Global Energy Monitor’s Global Oil Infrastructure Tracker (GOIT) uses a two-level system for organizing information, consisting of both a database and wiki pages with further information. The database tracks individual pipeline phases and includes information such as project owner, status, and location. A wiki page for each project is created within the Global Energy Monitor wiki. The database and wiki pages are updated annually.
GOIT includes oil and natural gas liquids (NGL) transmission pipelines. Distribution and gathering pipelines are not included. Historically, a capacity threshold was used for inclusion, but GOIT now aims to comprehensively track all transmission pipelines longer than 100 km that carry oil or NGL. We also attempt to track shorter pipelines, especially those that are newly proposed or under construction.
Proposed: A company or government has proposed a project.
Construction: Site preparation or other construction activities have begun.
Shelved: Two years have passed with no development on a project after the proposal, or it has been announced as shelved. This status is also used for projects for which construction is complete but they have not entered operation.
Cancelled: Four years have passed with no development on a project after being proposed, or cancellation has been announced, or the project once appeared in company documents and is no longer in them.
Operating: The project has been formally commissioned; commercial operation has begun.
Idle: The project was at one time operational and now sits unused, but has not formally mothballed.
Mothballed: The project has been formally taken offline, but not yet decommissioned.
Retired: The project has been decommissioned.
Pipeline data are collected from and validated through five main sources:
- Government data on individual pipelines, country energy and resource plans/documents, and government websites tracking gas plant permits and applications
- Reports by state-owned and private power companies
- News and media reports
- Local non-governmental organizations tracking oil pipelines or permits
- On-the-ground contacts who can provide first-hand information about a project
For each pipeline project, a wiki page is created on Global Energy Monitor’s wiki. Wiki pages provide a repository for in-depth information including project background, financing, environmental impacts, public opposition, and routes. Under standard wiki convention, all information is linked to a published reference, such as a news article, company or government report, or a regulatory permit. In order to ensure data integrity in the open-access wiki environment, Global Energy Monitor researchers review all edits of project wiki pages.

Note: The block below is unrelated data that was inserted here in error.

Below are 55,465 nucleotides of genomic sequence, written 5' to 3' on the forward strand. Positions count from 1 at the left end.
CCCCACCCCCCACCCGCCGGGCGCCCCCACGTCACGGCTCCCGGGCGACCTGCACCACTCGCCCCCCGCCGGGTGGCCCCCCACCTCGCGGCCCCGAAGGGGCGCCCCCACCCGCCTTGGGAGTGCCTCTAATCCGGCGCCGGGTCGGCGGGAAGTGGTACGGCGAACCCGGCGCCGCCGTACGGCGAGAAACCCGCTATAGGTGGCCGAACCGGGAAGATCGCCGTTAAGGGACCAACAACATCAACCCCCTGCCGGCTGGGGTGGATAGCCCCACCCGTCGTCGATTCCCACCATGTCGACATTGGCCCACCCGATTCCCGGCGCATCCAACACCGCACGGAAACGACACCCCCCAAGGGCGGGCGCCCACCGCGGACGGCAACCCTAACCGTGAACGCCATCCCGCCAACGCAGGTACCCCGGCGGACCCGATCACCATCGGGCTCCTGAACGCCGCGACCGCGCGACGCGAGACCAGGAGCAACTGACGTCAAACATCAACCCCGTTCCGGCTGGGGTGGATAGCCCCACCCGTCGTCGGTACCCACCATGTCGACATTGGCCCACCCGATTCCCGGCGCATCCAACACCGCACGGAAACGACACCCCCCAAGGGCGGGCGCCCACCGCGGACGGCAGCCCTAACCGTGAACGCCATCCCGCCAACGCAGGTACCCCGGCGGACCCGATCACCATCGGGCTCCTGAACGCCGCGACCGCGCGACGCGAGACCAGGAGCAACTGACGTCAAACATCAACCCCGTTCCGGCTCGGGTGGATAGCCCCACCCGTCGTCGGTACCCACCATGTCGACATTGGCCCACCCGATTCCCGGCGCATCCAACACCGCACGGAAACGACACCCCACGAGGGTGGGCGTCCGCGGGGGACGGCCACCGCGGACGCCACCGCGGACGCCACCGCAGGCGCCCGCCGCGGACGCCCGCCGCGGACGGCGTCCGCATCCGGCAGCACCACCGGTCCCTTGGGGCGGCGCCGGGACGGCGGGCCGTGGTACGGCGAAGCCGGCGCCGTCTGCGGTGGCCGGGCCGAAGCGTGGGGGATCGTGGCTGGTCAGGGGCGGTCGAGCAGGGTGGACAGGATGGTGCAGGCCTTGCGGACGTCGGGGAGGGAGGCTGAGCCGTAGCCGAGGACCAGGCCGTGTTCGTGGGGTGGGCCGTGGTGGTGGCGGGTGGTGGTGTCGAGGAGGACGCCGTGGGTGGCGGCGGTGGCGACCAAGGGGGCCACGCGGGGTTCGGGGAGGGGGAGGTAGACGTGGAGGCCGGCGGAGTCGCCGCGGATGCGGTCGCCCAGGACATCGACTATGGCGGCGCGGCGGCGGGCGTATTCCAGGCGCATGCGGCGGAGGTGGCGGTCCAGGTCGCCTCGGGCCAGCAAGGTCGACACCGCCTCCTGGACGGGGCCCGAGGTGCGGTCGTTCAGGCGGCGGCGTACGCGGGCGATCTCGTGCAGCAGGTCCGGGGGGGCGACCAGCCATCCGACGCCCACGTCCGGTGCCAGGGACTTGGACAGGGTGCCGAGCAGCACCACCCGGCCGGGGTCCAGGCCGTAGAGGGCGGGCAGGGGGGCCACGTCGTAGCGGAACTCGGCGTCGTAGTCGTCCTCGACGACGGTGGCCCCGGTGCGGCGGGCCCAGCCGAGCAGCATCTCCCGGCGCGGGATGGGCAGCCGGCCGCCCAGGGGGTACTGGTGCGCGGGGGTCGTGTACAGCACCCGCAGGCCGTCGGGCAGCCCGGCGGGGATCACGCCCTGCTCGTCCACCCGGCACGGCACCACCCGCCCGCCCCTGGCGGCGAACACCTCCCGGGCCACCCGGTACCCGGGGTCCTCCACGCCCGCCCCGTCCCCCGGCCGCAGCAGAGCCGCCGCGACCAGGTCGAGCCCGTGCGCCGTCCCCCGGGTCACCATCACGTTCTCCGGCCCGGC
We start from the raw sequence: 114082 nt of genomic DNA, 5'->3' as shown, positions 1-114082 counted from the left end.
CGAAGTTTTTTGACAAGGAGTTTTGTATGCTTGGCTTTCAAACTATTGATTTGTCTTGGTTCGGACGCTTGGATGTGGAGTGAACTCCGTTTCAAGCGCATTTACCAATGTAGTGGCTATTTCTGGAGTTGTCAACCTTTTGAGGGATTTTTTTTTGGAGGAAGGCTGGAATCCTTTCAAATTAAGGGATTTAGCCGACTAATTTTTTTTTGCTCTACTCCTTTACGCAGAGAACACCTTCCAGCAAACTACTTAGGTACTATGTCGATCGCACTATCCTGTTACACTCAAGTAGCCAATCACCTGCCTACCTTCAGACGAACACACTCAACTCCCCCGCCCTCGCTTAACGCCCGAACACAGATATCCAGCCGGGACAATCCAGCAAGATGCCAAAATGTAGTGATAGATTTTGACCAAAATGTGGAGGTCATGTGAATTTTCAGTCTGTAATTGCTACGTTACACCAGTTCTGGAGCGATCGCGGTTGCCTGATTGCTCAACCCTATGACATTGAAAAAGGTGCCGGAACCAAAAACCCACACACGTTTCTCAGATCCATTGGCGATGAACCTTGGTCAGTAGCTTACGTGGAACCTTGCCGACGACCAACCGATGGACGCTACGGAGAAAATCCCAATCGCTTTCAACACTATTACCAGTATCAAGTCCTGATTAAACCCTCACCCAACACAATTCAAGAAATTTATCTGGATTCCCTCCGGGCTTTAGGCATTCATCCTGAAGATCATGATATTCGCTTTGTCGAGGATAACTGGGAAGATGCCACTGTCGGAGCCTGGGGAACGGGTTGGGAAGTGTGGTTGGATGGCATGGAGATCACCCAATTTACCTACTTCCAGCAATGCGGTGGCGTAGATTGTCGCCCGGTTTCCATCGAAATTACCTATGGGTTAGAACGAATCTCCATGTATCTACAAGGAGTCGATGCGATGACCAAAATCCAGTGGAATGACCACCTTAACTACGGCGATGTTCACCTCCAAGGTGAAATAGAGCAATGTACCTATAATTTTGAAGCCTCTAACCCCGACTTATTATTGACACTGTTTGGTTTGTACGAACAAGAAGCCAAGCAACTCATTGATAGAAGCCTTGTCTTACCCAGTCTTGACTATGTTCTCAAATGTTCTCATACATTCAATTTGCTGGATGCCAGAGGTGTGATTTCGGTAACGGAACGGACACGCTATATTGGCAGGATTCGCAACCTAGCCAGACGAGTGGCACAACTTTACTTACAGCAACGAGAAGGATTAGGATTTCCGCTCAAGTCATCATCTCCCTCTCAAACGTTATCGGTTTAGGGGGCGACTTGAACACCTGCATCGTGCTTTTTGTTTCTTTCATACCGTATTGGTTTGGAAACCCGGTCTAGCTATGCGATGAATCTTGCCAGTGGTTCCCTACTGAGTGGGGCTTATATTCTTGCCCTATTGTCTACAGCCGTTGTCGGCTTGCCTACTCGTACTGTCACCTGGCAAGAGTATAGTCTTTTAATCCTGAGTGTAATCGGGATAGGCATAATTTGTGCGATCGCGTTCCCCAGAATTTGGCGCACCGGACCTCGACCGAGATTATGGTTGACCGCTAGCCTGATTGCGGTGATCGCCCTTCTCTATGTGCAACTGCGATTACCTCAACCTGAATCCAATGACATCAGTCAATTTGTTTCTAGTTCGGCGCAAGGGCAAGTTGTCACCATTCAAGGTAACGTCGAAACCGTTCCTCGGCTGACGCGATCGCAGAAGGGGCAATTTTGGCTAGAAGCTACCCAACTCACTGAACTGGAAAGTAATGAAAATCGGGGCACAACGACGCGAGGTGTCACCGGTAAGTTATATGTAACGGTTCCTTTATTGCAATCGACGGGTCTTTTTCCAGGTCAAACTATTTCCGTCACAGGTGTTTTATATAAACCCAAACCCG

Pipeline routes are generated by tracing images of route maps when found in the public domain using QGIS. If no map visual can be found, the route is approximated based on the written information (start and end points, and potential midpoints).
In some cases a route may be missing and the pipeline is absent from the map, but it is still tracked in the database.
As of June 2022, route mapping is prioritized in this way:
- For pipelines longer than 100 km in length, we attempt to have a medium- or high-resolution route. We prioritize pipelines that are proposed, under construction, and operating. If we are unable to find a route map to trace in GIS software, we approximate it, typically with a straight line or a curve with a few intermediate points.
- For pipelines whose lengths are not available from research, we attempt to include at least a low-resolution route in the database and Wiki page, so that we can approximate the pipeline’s length using this route.
- For projects less than 100 km in length, we prioritize mapping routes that have easily available routes online (via maps or shapefiles).
If you have questions about the methodology or GOIT, please contact Baird Langenbrunner.